Raising Funds (and Building Story)


Sarah Darkmagic - Posted on 08 November 2012

Clipper Ship Lightning by Bruce Von StetinaClipper Ship Lightning by Bruce Von StetinaMy group is using D&D Next as our main system for our new campaign. We did a bunch of cooperative world building and in discussing things, it turns out that they wanted more of a commerce and intrigue based campaign. We threw out a number of ideas but most people really wanted airships.

With their input, I decided to make the start of the game about the development of a new type of ship, basically an air-based clipper ship. For those who don’t know, the development of shipping in general and the clipper in particular changed the course of history. In Europe, we had the rise of merchant cities such as Venice and much of early US history and fortune is tied to trade. Shipping also caused a fair amount of disruptions to the status quo and played some role in the development of the middle class.

Clipper ships led to the development of markets for goods that are light and more perishable, such as tea and opium, as well as for passenger travel, given their faster speeds. As such, I think they’ll lend themselves nicely to many types of adventures, everything from a time-based run (like Smokey and the Bandit) to transporting contraband (Dukes of Hazard) to important matters of state, both known and unknown. Can the PCs deliver the peace treaty before the general’s planned strike? Can the spy get back in time to stop the assassination of the queen?

Once I felt confident that I could do something fun and interesting with the story line, I had to figure out how the PCs would build such a ship. Would I have them design it themselves? How would they fund the building? What I decided was that one of the characters, someone who had taken the charlatan background, won the last notebook of a noted shipbuilder during a card game. He looked it over, saw the applications of such a ship, and found some friends and acquaintances who might be interested in such an endeavor. This gave the PCs a reason to be together (and to look out for one another’s interests) and made sure no one character had more power than any other one.

Then came the decision for how to pay for the building. For that, I figured out how much they needed (20,000 gold pieces). Instead of making the rolls binary, there was a scale of money they could get with different DCs. Since there was some randomness to the amounts each round raised, the feeling is a bit more organic than saying, “I need 5 groups you borrowed money from and reasons why they lent you the money.”

I then had each of them decide who they would approach and what skills they would use to convince that group to give them money. So one PC comes for an old money family in the town who is currently involved in building ships. She had the nobility background for her character, making it reasonable that she could borrow a bunch of money. Another was from one of the rising middle class families and when the player rolled a 1, she determined that her character’s family wouldn’t have given him any money, probably saying something like “We had to pull ourselves up by our bootstraps, you will too.” Another character owns a tavern in town (he’s a brewer) and has connections to the underworld. He used both legitimate and shady connections to raise the funds.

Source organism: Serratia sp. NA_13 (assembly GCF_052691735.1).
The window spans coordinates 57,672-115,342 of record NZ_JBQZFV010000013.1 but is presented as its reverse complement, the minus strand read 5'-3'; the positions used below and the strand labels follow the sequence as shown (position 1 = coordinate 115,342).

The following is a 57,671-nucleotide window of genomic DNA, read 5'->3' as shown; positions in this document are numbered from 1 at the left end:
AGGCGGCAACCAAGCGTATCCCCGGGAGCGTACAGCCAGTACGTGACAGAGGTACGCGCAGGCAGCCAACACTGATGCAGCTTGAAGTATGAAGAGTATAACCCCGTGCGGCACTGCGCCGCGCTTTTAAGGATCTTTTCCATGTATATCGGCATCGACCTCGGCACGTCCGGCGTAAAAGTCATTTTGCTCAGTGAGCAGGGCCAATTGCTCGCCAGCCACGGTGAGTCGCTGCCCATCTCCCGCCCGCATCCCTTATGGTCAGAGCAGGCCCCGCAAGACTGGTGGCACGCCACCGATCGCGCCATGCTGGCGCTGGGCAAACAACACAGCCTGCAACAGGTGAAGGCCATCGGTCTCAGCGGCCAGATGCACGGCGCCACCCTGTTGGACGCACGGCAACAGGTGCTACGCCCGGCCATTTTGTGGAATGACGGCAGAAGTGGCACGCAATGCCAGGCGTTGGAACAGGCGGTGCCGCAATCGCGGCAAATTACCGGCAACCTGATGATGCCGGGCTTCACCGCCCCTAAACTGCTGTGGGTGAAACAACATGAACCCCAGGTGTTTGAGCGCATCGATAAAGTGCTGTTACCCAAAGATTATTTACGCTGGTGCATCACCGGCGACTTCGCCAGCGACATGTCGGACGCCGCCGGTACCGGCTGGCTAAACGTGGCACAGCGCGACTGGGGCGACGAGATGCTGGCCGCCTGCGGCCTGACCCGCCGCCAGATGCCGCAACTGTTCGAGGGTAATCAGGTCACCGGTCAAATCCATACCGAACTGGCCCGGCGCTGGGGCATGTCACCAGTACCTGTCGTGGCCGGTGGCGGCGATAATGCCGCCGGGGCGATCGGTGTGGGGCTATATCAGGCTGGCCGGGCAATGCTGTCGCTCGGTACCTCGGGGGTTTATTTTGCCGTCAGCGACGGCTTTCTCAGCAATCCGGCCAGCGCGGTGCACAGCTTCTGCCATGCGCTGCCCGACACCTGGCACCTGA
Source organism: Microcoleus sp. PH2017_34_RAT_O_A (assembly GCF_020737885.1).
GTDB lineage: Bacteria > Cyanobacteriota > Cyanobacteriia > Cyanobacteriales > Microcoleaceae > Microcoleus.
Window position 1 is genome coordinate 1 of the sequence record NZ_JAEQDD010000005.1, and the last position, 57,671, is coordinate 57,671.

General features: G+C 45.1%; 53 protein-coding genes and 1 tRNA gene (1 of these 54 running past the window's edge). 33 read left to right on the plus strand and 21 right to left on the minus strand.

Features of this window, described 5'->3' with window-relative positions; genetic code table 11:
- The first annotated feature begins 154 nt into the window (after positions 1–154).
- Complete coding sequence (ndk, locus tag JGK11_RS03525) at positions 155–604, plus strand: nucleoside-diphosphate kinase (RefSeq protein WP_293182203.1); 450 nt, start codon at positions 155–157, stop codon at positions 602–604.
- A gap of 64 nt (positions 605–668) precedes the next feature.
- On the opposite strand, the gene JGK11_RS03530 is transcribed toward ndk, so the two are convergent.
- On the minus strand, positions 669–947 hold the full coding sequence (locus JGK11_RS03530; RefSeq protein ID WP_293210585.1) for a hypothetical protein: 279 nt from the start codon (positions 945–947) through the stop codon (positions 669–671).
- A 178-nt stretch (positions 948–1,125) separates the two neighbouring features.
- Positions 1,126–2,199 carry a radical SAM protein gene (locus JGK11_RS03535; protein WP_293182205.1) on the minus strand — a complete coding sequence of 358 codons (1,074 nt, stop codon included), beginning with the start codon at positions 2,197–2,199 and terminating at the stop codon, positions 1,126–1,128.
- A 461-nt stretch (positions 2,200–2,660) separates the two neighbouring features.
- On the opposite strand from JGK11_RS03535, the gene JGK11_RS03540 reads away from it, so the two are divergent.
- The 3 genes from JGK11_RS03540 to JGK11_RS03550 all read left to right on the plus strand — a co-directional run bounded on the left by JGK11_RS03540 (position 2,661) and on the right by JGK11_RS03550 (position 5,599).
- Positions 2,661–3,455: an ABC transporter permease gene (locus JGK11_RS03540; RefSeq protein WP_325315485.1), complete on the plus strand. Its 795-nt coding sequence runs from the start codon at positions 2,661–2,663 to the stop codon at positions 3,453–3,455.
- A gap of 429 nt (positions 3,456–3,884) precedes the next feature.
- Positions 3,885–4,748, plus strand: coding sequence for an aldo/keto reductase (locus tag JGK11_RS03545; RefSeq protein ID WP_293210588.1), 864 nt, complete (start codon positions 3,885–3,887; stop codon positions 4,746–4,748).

What I love about this is that one day, these groups are going to want to ask favors back. Since the players decided which groups they wanted to involve and they knew in advance that favors would be asked for at a later date, they’ve been given some control over the types of stories they want to tell. They decided that the legitimate business interests were going to be tea growers and they even want to visit some of the tea plantations to see what the deal is there. When it comes time to figure out who in the underworld provided the funds, I’ll be asking the players for their input there as well.

Also, this meant a lot less work for me. I didn’t have to come up with all of the ideas of where the story should go but I still have the opportunity to throw in a few surprises. While I realize that this won’t work for everyone, it works for me and seems to work for this group. One thing to keep in mind is that some people play D&D in a more competitive way. There’s nothing wrong with that, but since the story evolves as we tell it and the players build the world instead of competing against it, it may be less satisfying for those players.

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This sounds pretty cool. I'm a huge fan of airships and the like, to the point of real world study, so I'd love to know how this works out for you, the ships design in particular.

Have you had any thoughts on aerial hazards/setbacks other than weather? I tried running a similar game a few years ago but I couldn't really get it to work. Flying monsters magically turning up all the time got old really fast.

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